This almost came to fruition last August, when local synagogues, in conjunction with the JCRC, considered holding such a program at the Berkeley-Richmond Jewish Community Center.  

However, disagreements on how to have a balanced presentation, and a lack of sufficient time by some key participants, prevented the event from taking place. 

At a later meeting, it was decided not to pursue a community-wide forum at the present time, and instead it was decided that each synagogue should address the issues of the Intifada independently. 

Rabbi Stuart Kelman of Netivot Shalom prefers this tact. “It is safer to do this internally. “The multiplicity of opinions stems from the deep-seated love of Israel. When you love something as much as they do, you get emotional. I’d rather talk about these things around the kitchen table.”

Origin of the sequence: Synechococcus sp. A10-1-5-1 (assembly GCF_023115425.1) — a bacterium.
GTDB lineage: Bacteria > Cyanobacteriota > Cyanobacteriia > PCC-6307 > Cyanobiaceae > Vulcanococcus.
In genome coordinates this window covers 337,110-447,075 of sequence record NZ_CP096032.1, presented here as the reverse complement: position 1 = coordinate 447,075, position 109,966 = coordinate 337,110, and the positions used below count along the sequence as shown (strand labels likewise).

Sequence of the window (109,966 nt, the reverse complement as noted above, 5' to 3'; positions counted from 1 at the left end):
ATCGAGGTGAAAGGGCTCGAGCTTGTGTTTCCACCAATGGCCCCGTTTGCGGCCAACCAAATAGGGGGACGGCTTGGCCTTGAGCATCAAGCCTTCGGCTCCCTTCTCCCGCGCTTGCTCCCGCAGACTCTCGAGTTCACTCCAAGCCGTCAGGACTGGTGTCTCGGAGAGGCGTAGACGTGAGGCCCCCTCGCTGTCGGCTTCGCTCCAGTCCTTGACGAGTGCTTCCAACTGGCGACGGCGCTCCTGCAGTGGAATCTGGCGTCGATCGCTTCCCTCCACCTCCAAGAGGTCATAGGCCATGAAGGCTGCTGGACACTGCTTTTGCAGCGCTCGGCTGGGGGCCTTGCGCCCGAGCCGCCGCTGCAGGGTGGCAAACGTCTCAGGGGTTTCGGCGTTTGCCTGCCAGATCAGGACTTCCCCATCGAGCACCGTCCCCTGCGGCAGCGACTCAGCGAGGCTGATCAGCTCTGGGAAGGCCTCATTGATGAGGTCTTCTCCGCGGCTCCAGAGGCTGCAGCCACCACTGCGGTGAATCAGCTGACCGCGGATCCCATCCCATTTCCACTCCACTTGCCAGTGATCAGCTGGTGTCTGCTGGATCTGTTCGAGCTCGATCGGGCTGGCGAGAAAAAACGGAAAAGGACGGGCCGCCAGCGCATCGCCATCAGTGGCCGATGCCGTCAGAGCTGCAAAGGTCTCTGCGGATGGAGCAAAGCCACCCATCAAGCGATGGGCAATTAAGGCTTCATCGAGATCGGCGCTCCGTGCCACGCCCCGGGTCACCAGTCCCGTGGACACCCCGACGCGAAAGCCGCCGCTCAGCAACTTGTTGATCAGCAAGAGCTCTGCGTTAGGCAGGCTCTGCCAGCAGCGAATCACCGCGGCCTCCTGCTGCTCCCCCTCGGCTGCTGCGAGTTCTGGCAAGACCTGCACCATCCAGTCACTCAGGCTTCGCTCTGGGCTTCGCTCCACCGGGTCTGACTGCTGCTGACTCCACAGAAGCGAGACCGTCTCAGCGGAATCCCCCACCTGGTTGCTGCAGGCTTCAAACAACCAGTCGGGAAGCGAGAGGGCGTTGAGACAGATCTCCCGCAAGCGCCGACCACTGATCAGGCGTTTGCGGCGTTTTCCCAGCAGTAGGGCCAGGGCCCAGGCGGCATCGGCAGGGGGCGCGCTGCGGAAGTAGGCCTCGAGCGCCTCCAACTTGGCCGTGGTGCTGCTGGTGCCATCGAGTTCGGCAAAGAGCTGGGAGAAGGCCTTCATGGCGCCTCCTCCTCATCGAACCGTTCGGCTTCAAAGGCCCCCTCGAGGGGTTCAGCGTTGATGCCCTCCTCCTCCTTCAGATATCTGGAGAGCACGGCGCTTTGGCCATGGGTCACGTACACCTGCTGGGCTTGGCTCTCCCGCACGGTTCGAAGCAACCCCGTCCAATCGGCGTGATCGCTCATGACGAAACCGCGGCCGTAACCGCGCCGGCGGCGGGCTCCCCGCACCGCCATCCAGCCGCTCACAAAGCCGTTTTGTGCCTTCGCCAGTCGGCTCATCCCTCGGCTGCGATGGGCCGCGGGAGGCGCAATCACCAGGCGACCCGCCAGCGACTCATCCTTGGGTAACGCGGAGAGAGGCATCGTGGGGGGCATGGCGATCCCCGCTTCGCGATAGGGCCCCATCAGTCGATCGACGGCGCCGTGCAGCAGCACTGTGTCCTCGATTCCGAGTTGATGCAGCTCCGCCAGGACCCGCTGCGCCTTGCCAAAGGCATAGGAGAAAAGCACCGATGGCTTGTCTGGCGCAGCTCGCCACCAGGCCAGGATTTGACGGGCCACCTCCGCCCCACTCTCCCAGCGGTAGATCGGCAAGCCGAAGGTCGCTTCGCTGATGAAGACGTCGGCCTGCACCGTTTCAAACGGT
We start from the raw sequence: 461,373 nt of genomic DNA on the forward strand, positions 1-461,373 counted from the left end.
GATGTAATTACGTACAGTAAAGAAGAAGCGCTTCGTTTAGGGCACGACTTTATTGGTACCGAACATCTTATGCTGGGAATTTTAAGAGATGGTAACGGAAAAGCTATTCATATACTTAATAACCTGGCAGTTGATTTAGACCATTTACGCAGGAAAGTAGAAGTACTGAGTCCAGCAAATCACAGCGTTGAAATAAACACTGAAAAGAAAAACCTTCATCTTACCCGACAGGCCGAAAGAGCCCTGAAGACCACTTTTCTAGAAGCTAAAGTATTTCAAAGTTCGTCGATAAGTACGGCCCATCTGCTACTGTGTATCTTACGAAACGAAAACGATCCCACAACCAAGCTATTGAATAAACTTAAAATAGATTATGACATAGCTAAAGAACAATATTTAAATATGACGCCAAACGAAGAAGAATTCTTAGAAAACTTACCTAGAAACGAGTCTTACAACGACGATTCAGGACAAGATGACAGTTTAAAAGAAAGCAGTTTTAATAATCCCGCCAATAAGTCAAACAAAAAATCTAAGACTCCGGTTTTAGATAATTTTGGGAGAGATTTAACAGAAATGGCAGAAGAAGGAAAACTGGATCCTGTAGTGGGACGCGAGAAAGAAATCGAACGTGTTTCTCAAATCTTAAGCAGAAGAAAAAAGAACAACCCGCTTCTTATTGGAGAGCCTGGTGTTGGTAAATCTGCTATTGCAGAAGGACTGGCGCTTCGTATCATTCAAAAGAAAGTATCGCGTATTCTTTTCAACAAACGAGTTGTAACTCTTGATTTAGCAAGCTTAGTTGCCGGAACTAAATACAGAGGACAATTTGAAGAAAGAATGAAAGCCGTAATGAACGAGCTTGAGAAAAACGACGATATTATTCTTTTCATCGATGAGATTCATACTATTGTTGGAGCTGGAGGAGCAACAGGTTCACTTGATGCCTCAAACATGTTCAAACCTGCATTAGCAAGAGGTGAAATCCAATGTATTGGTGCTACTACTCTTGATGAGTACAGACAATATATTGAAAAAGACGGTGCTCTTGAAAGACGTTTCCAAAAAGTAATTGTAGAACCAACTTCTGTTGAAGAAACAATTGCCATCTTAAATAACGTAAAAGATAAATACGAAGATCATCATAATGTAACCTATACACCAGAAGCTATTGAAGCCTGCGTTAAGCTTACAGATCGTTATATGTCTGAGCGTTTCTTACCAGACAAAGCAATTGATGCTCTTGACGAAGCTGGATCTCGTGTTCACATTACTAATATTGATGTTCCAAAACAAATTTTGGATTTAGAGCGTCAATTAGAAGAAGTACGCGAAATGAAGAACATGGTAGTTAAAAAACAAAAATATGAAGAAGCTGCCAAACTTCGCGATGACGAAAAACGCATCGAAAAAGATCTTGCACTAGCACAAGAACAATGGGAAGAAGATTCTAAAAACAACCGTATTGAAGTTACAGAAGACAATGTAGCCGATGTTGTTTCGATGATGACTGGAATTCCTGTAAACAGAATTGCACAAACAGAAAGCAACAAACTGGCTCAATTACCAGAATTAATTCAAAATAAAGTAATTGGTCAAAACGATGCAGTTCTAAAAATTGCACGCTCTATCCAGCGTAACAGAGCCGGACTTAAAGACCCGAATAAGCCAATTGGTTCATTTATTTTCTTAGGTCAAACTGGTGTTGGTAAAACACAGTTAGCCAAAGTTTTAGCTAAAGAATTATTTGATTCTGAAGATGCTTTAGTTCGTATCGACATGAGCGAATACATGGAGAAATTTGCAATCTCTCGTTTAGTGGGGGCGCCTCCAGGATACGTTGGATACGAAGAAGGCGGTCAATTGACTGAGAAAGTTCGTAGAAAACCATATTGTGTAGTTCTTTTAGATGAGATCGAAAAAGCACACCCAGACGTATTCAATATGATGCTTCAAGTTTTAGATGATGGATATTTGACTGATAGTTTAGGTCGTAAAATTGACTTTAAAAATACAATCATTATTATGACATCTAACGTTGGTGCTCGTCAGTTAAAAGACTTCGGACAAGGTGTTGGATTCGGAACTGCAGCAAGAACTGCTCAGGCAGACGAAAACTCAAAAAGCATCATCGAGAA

Cooper sees merit in a community forum. “The purpose would be not to defeat the other side but to be an advocate of your position and also hear the other positions and let them know that they were heard.”  

Cooper worries that currently people on the left wrongly assume that that those on the right have no concern for Palestinian rights, and those on the right wrongly assume that those on the left have no concern for the safety of Israelis. 

“People on both sides need to realize that those on the other side take a principled position,” said Cooper. 

Shlensky thinks local Jews could learn a lot from the vigorous debate that takes place in Israel. “There is a hesitance among Jews here to reveal the full range of their views,” said Shlensky who believes mainstream Jewish groups are concerned that a public display of diversity would be misconstrued as weakness. “Jews in the Bay Area should be represented as a people who have basic commonsense, who realize this is untenable, and that ultimately the two sides will work it out.”